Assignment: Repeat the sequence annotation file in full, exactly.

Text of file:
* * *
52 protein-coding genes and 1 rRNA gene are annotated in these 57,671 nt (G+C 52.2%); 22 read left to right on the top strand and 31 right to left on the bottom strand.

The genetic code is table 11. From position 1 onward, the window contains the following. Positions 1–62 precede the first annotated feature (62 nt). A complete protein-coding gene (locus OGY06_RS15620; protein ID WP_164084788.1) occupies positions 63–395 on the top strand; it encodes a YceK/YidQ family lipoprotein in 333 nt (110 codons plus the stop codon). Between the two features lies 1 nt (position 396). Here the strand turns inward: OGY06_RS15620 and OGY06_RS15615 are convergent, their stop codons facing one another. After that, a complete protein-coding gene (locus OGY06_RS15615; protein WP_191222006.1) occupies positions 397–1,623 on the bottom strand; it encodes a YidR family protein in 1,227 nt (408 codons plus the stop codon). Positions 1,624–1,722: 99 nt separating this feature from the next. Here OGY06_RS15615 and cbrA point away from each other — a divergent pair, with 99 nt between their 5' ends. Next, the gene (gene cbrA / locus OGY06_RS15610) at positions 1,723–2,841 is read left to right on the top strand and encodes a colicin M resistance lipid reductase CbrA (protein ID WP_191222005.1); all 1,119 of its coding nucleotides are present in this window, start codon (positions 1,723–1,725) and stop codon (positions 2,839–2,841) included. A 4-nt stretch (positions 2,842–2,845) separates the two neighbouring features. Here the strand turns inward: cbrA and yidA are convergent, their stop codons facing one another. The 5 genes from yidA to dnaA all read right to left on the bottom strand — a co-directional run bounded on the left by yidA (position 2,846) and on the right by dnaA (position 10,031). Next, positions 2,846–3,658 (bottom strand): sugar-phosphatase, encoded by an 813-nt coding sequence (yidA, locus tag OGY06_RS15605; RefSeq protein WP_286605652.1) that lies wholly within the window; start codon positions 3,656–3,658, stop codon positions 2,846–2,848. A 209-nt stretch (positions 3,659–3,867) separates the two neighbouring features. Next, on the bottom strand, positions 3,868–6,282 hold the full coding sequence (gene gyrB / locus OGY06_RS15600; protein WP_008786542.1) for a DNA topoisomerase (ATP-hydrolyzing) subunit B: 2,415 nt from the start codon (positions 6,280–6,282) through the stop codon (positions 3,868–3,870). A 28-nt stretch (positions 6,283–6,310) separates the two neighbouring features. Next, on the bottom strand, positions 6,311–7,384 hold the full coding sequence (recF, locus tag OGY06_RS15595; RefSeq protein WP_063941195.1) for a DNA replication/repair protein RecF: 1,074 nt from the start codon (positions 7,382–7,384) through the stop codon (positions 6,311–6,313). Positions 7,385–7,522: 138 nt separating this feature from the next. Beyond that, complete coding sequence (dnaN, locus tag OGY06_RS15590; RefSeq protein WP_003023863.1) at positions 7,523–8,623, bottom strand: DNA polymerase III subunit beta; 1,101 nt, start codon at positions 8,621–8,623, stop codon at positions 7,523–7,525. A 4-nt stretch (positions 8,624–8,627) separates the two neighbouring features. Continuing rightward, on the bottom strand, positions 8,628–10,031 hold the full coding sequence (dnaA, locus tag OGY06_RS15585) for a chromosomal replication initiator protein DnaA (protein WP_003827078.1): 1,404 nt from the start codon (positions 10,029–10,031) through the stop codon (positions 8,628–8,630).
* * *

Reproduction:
52 protein-coding genes and 1 rRNA gene are annotated in these 57,671 nt (G+C 52.2%); 22 read left to right on the top strand and 31 right to left on the bottom strand.

The genetic code is table 11. From position 1 onward, the window contains the following. Positions 1–62 precede the first annotated feature (62 nt). A complete protein-coding gene (locus OGY06_RS15620; protein ID WP_164084788.1) occupies positions 63–395 on the top strand; it encodes a YceK/YidQ family lipoprotein in 333 nt (110 codons plus the stop codon). Between the two features lies 1 nt (position 396). Here the strand turns inward: OGY06_RS15620 and OGY06_RS15615 are convergent, their stop codons facing one another. After that, a complete protein-coding gene (locus OGY06_RS15615; protein WP_191222006.1) occupies positions 397–1,623 on the bottom strand; it encodes a YidR family protein in 1,227 nt (408 codons plus the stop codon). Positions 1,624–1,722: 99 nt separating this feature from the next. Here OGY06_RS15615 and cbrA point away from each other — a divergent pair, with 99 nt between their 5' ends. Next, the gene (gene cbrA / locus OGY06_RS15610) at positions 1,723–2,841 is read left to right on the top strand and encodes a colicin M resistance lipid reductase CbrA (protein ID WP_191222005.1); all 1,119 of its coding nucleotides are present in this window, start codon (positions 1,723–1,725) and stop codon (positions 2,839–2,841) included. A 4-nt stretch (positions 2,842–2,845) separates the two neighbouring features. Here the strand turns inward: cbrA and yidA are convergent, their stop codons facing one another. The 5 genes from yidA to dnaA all read right to left on the bottom strand — a co-directional run bounded on the left by yidA (position 2,846) and on the right by dnaA (position 10,031). Next, positions 2,846–3,658 (bottom strand): sugar-phosphatase, encoded by an 813-nt coding sequence (yidA, locus tag OGY06_RS15605; RefSeq protein WP_286605652.1) that lies wholly within the window; start codon positions 3,656–3,658, stop codon positions 2,846–2,848. A 209-nt stretch (positions 3,659–3,867) separates the two neighbouring features. Next, on the bottom strand, positions 3,868–6,282 hold the full coding sequence (gene gyrB / locus OGY06_RS15600; protein WP_008786542.1) for a DNA topoisomerase (ATP-hydrolyzing) subunit B: 2,415 nt from the start codon (positions 6,280–6,282) through the stop codon (positions 3,868–3,870). A 28-nt stretch (positions 6,283–6,310) separates the two neighbouring features. Next, on the bottom strand, positions 6,311–7,384 hold the full coding sequence (recF, locus tag OGY06_RS15595; RefSeq protein WP_063941195.1) for a DNA replication/repair protein RecF: 1,074 nt from the start codon (positions 7,382–7,384) through the stop codon (positions 6,311–6,313). Positions 7,385–7,522: 138 nt separating this feature from the next. Beyond that, complete coding sequence (dnaN, locus tag OGY06_RS15590; RefSeq protein WP_003023863.1) at positions 7,523–8,623, bottom strand: DNA polymerase III subunit beta; 1,101 nt, start codon at positions 8,621–8,623, stop codon at positions 7,523–7,525. A 4-nt stretch (positions 8,624–8,627) separates the two neighbouring features. Continuing rightward, on the bottom strand, positions 8,628–10,031 hold the full coding sequence (dnaA, locus tag OGY06_RS15585) for a chromosomal replication initiator protein DnaA (protein WP_003827078.1): 1,404 nt from the start codon (positions 10,029–10,031) through the stop codon (positions 8,628–8,630).